Treating PCOS Hair Growth
Excessive hair growth (the medical term for which is "hirsutism") is a very unpleasant and embarrassing PCOS symptom. Not all PCOS sufferers are unlucky enough to have this PCOS-related problem, but those who do may find that it really saps away sense their self-esteem and confidence.
PCOS sufferers have elevated levels of male hormones (called androgens) - testosterone is a well-known example. In addition to the troublesome effects this has on a woman's reproductive system, it can also cause her body to develop masculine characteristics, such as hair on the face, arms, neck, chest, stomach, back and toes.
Like other PCOS symptoms, if you're going to get this truly unpleasant one, it will probably appear in your teens or early 20s. So if you're a PCOS patient who has already passed that age barrier without developing these symptoms, then you're probably not going to.
There is more than one effective way of treating PCOS-related hair growth.
If you are affected, you may want to consider non-medical options first. Non-medical treatment of male-pattern hair growth generally requires an extremely disciplined hair removal routine.
Shaving - shaving is a good option for legs and arms (easily accessible parts of the body). The hair root tends to remain visible just above the skin, however, which makes this method less suitable for the face. Shaving can also cause unsightly skin irritation, and needs to be repeated almost every day. There is also the risk of ingrown hairs, which can become infected.
Waxing - waxing has a longer lasting effect than shaving but really should be carried out by a professional beautician in order to avoid hairs becoming ingrown. It is painful, but many women think it's worth the discomfort because the hair doesn't grow back for several weeks.
Depilatory creams - these creams are effective on soft hair in easily accessible parts of the body. They may cause irritation, and hair generally grows back more quickly than after waxing.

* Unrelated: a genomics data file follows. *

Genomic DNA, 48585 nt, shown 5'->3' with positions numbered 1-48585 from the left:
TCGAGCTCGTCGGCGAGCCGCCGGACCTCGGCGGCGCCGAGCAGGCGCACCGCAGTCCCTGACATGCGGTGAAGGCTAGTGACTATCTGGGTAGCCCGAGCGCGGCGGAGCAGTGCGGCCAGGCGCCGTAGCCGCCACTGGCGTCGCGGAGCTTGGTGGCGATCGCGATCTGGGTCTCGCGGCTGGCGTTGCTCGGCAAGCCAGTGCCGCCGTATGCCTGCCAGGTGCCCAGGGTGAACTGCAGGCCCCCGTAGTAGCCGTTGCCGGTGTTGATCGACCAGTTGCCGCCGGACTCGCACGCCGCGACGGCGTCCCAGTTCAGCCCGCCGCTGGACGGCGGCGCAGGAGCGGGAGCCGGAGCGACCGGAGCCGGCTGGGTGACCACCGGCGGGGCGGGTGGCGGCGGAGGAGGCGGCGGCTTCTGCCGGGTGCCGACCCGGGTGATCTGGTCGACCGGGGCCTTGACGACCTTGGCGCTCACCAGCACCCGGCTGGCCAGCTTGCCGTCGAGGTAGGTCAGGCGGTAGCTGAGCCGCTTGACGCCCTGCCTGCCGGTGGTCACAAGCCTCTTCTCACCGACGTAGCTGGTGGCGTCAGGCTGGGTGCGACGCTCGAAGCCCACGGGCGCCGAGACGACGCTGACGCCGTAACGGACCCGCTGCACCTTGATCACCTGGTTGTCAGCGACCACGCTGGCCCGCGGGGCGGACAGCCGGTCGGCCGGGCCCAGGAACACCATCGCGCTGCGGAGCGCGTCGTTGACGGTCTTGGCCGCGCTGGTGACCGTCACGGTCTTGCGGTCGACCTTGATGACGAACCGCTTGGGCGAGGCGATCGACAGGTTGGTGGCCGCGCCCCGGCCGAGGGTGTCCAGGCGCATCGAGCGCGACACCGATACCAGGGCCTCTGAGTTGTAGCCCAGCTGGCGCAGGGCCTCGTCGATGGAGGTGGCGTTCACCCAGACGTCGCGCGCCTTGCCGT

Electrolysis and laser treatment - these treatments permanently destroy hair follicles, meaning that wherever they are used, hair will never grow back. Unfortunately, they're very expensive.
There are several drugs on the market used to treat PCOS-related hair growth.
Birth control pills - contraceptive pills reduce the levels of male hormones in the body and consequently reduce body hair growth.
Spironolactone - this medication inhibits the effect that male hormones have on the skin and therefore prevents male-pattern hair growth in women. The drug can cause birth defects - therefore it's not in any way appropriate for women who are trying to get pregnant. You must be really careful in using contraception while taking this drug.
Eflorinithine - also called "Vaniqa" cream, when applied to the face, slows down but does not totally prevent hair growth. It acts by blocking an enzyme in the hair follicles and, when used in combination with a hair removal product, usually produces good results within four to eight weeks.
What To Choose
If you're not sure which treatment to try, don't suffer alone without talking to your doctor, especially if home hair removal treatments are not working for you. This symptom can be managed, allowing you, hopefully, to feel good about the way you look.